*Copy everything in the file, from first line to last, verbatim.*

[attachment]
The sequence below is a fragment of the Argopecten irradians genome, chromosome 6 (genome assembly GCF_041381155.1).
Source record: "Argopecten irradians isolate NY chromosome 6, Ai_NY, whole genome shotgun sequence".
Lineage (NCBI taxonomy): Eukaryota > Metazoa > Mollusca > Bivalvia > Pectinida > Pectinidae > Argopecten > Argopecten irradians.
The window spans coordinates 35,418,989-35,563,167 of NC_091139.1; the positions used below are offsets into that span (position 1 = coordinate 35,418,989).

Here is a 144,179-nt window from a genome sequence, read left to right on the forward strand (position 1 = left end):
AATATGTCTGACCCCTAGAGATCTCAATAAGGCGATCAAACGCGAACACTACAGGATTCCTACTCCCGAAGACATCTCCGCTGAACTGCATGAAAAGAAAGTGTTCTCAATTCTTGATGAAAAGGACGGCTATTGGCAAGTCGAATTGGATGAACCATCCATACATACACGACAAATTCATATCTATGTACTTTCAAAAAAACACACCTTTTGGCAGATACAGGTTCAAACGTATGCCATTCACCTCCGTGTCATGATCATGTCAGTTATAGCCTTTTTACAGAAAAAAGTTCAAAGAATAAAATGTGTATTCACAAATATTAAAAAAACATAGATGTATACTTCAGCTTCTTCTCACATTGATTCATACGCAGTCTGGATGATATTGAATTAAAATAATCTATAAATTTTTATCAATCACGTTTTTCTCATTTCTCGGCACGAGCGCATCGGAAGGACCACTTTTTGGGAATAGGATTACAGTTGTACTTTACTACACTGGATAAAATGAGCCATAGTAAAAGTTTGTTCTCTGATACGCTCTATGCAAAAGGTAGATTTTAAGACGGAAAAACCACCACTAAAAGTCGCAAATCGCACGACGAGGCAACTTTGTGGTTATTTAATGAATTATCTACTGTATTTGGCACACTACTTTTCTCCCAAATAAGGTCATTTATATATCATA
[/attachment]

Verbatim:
The sequence below is a fragment of the Argopecten irradians genome, chromosome 6 (genome assembly GCF_041381155.1).
Source record: "Argopecten irradians isolate NY chromosome 6, Ai_NY, whole genome shotgun sequence".
Lineage (NCBI taxonomy): Eukaryota > Metazoa > Mollusca > Bivalvia > Pectinida > Pectinidae > Argopecten > Argopecten irradians.
The window spans coordinates 35,418,989-35,563,167 of NC_091139.1; the positions used below are offsets into that span (position 1 = coordinate 35,418,989).

Here is a 144,179-nt window from a genome sequence, read left to right on the forward strand (position 1 = left end):
AATATGTCTGACCCCTAGAGATCTCAATAAGGCGATCAAACGCGAACACTACAGGATTCCTACTCCCGAAGACATCTCCGCTGAACTGCATGAAAAGAAAGTGTTCTCAATTCTTGATGAAAAGGACGGCTATTGGCAAGTCGAATTGGATGAACCATCCATACATACACGACAAATTCATATCTATGTACTTTCAAAAAAACACACCTTTTGGCAGATACAGGTTCAAACGTATGCCATTCACCTCCGTGTCATGATCATGTCAGTTATAGCCTTTTTACAGAAAAAAGTTCAAAGAATAAAATGTGTATTCACAAATATTAAAAAAACATAGATGTATACTTCAGCTTCTTCTCACATTGATTCATACGCAGTCTGGATGATATTGAATTAAAATAATCTATAAATTTTTATCAATCACGTTTTTCTCATTTCTCGGCACGAGCGCATCGGAAGGACCACTTTTTGGGAATAGGATTACAGTTGTACTTTACTACACTGGATAAAATGAGCCATAGTAAAAGTTTGTTCTCTGATACGCTCTATGCAAAAGGTAGATTTTAAGACGGAAAAACCACCACTAAAAGTCGCAAATCGCACGACGAGGCAACTTTGTGGTTATTTAATGAATTATCTACTGTATTTGGCACACTACTTTTCTCCCAAATAAGGTCATTTATATATCATA